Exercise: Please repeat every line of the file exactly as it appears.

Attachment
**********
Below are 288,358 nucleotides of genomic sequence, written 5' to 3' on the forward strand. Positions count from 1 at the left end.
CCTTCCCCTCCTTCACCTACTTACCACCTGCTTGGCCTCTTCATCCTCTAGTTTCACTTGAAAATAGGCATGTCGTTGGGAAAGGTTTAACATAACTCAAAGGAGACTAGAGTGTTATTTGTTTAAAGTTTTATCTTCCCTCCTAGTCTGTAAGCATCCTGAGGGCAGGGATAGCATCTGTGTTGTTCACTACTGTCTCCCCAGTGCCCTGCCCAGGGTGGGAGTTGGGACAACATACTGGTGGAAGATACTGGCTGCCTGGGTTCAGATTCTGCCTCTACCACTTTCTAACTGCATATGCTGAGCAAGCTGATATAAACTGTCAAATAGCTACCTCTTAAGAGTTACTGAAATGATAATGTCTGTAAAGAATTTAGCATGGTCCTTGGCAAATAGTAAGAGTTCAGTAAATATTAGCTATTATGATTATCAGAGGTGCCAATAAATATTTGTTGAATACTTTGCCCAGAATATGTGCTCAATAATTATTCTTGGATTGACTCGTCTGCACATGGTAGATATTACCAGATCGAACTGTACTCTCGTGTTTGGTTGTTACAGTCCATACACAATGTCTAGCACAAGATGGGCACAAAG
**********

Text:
Below are 288,358 nucleotides of genomic sequence, written 5' to 3' on the forward strand. Positions count from 1 at the left end.
CCTTCCCCTCCTTCACCTACTTACCACCTGCTTGGCCTCTTCATCCTCTAGTTTCACTTGAAAATAGGCATGTCGTTGGGAAAGGTTTAACATAACTCAAAGGAGACTAGAGTGTTATTTGTTTAAAGTTTTATCTTCCCTCCTAGTCTGTAAGCATCCTGAGGGCAGGGATAGCATCTGTGTTGTTCACTACTGTCTCCCCAGTGCCCTGCCCAGGGTGGGAGTTGGGACAACATACTGGTGGAAGATACTGGCTGCCTGGGTTCAGATTCTGCCTCTACCACTTTCTAACTGCATATGCTGAGCAAGCTGATATAAACTGTCAAATAGCTACCTCTTAAGAGTTACTGAAATGATAATGTCTGTAAAGAATTTAGCATGGTCCTTGGCAAATAGTAAGAGTTCAGTAAATATTAGCTATTATGATTATCAGAGGTGCCAATAAATATTTGTTGAATACTTTGCCCAGAATATGTGCTCAATAATTATTCTTGGATTGACTCGTCTGCACATGGTAGATATTACCAGATCGAACTGTACTCTCGTGTTTGGTTGTTACAGTCCATACACAATGTCTAGCACAAGATGGGCACAAAG